In thanksgiving for all those who gave their lives for this country in years past, and for those who continue to serve–KSH.
It is a lasting legacy of the terrible battle in the Ypres salient in the spring of 1915 and to the war in general. McCrea had spent seventeen days treating injured men — Canadians, British, French, and Germans in the Ypres salient. McCrae later wrote: “I wish I could embody on paper some of the varied sensations of that seventeen days… Seventeen days of Hades! At the end of the first day if anyone had told us we had to spend seventeen days there, we would have folded our hands and said it could not have been done.” The next day McCrae witnessed the burial of a good friend, Lieut. Alexis Helmer. Later that day, sitting on the back of an ambulance parked near the field dressing station, McCrea composed the poem. A young NCO, delivering mail, watched him write it. When McCrae finished writing, he took his mail from the soldier and, without saying a word, handed his pad to the Sergeant-major. Cyril Allinson was moved by what he read: “The poem was exactly an exact description of the scene in front of us both. He used the word blow in that line because the poppies actually were being blown that morning by a gentle east wind. It never occurred to me at that time that it would ever be published. It seemed to me just an exact description of the scene.” Colonel McCrae was dissatisfied with the poem, and tossed it away. A fellow officer retrieved it and sent it to newspapers in England. The Spectator, in London, rejected it, but Punch published it on 8 December 1915. For his contributions as a surgeon, the main street in Wimereaux is named “Rue McCrae”.
The Anglican Church of Canada’s first reliably-collected set of statistics since 2001 show the church running out of members in little more than two decades if the church continues to decline at its current rate, the Council of General Synod (CoGS) heard Friday, Nov. 9.
“We’ve got simple projections from our data that suggest that there will be no members, attenders or givers in the Anglican Church of Canada by approximately 2040,” the Rev. Neil Elliot, a priest for the diocese of Kootenay seconded in 2016 by the national church to collect a new set of statistics, told CoGS. Elliot, who reported on 2017 data collected from all of the church’s dioceses, also told the group about ongoing efforts to expand and diversify data collection.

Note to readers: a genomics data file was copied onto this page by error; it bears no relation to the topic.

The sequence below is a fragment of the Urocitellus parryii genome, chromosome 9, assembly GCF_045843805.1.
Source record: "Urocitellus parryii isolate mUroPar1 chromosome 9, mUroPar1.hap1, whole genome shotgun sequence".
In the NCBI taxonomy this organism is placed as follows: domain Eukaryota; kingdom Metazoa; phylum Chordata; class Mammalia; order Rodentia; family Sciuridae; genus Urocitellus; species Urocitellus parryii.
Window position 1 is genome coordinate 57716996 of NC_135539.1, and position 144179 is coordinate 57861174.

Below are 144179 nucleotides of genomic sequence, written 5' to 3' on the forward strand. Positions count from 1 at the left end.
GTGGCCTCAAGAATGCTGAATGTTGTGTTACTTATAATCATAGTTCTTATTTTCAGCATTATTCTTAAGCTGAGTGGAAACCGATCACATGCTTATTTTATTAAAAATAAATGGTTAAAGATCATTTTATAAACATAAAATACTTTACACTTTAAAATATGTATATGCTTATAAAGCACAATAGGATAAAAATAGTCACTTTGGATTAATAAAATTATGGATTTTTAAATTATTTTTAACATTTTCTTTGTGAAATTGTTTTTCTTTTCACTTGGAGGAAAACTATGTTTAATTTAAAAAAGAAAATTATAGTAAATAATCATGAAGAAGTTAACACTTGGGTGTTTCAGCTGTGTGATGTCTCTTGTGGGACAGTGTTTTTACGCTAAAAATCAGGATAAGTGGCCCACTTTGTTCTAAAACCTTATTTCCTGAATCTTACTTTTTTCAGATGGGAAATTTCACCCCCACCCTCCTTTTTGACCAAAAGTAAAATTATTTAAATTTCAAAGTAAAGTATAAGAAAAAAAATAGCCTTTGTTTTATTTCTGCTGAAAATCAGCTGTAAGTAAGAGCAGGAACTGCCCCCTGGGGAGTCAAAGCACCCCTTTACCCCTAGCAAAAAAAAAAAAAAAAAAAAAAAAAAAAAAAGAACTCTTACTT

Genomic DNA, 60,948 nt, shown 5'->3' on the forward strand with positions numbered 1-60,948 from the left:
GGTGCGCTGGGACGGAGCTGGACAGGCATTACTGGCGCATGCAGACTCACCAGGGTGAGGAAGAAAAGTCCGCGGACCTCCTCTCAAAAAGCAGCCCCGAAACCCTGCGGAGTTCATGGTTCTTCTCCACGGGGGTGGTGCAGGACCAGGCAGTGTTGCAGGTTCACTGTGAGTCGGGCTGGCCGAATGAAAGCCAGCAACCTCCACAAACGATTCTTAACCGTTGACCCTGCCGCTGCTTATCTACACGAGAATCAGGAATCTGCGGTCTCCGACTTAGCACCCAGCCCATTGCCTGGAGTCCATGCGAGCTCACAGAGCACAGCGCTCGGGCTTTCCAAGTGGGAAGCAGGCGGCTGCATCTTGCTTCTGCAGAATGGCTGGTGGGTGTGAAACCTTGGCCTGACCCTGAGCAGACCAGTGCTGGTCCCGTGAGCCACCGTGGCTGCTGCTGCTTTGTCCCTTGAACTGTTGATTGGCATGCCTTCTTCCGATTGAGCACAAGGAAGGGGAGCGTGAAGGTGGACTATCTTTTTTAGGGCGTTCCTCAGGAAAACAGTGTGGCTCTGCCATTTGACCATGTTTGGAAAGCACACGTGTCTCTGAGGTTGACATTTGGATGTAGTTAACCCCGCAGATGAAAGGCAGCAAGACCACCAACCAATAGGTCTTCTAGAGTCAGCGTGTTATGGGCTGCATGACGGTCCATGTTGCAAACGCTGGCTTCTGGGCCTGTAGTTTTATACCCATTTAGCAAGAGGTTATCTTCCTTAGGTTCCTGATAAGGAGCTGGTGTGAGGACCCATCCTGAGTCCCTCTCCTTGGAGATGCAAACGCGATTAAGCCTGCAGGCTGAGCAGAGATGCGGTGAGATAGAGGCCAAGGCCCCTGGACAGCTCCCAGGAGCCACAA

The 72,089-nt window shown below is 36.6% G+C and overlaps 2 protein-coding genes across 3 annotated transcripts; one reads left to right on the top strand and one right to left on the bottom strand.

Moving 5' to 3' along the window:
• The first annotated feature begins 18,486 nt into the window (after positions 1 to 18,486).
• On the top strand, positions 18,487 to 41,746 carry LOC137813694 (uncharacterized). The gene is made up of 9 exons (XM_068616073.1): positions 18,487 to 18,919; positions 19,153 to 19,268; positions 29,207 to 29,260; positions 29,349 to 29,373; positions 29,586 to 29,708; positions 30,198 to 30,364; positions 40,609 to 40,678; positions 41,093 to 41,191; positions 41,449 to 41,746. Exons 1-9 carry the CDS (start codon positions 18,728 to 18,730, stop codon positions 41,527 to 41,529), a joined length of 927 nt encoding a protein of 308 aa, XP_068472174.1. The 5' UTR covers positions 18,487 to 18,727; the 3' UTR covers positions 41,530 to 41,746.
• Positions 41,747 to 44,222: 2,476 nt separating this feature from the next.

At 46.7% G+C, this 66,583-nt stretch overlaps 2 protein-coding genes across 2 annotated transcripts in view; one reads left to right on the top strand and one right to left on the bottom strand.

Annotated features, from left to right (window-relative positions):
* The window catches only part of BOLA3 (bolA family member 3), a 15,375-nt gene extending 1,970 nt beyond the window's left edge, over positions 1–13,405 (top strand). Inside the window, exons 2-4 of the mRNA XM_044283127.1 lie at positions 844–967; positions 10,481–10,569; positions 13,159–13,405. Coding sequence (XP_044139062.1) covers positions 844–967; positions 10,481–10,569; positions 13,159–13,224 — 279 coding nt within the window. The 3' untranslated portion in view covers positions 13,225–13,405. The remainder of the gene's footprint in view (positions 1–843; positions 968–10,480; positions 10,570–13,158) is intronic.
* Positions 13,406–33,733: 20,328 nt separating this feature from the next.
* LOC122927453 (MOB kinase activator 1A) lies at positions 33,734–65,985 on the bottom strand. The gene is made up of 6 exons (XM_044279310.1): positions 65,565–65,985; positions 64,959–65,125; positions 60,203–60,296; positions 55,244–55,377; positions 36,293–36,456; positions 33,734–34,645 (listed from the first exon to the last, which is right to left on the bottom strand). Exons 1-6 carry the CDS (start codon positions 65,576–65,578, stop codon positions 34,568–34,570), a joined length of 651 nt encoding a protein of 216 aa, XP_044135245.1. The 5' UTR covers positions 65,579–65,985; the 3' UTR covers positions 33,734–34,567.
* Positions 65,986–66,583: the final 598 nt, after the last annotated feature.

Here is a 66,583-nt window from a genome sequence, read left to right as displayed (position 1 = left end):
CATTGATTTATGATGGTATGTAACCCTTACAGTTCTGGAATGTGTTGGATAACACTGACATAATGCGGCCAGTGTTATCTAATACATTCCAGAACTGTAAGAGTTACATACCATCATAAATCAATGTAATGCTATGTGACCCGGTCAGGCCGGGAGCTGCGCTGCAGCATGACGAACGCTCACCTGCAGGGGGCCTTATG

The current projection should be taken especially seriously by Canadian Anglicans, Elliot said, because it is suggested by five different sets of church data, all collected in different ways: older data from 1961 to 2001; Anglican Journal subscriber data from 1991 to 2015; and three sets of data from his own survey of the dioceses as of 2017: the number of people on parish rolls, average Sunday attendance and regular identifiable givers.
[John] Matthews is also chair of the north-side Christ Church Polar Lake Cemetery, one of only a few in Edmonton currently offering plots for the green practice. He said his church was approached about two years ago by a resident interested in having a green burial, or what Matthews calls a “traditional burial,” and so they decided to provide the option.
Four speakers took to the podium during the seminar at St. Stephen the Martyr/St. Faith Anglican Church on Alberta Avenue to explore some of the spiritual considerations and challenges with natural burials. It’s about opening the door for conversation and not being scared to talk about the inevitable, Matthews said.
“The whole idea is to get death out of the closet and to confront it directly,” he said. “The more you put it aside … that’s going to prolong the grieving process or impede it really to its proper completion.”
— Edmonton Journal (@edmontonjournal) November 4, 2019
The moment has arrived!
— US Open Tennis (@usopen) September 7, 2019
Last month, I was in a room in Central Pennsylvania with North American leaders and kingdom practitioners from around the country for a retreat. After lunch we centered our conversation around this question:
“Where is the Church in North America heading and what are the implications?”
For those who know me, you know I am passionate about discussing a great question. And this certainly is a significant one.
Many missiologists, theologians and scholars believe the Global Church is becoming more diverse and moving south (that is, the center of Christianity is no longer in North America, but its greatest movement is in the Southern Hemisphere, particularly South America and the southern part of the continent of Africa.)
But what about North America? What does the future of the Church look like here? Well, we don’t know for sure, but we are seeing it become more diverse (ethnic, racial, gender, etc.), more urban, and more post-Christian/postmodern. With all this as the foundation, we dug deeper. We broke down our answers into three categories:
Sociological (what does this mean for how we interact with others)
Ecclesiological (what does this mean for the Church and localized churches)
Missiological (what does this mean in how we join with God and His mission)
Here is what we surmised for each category….: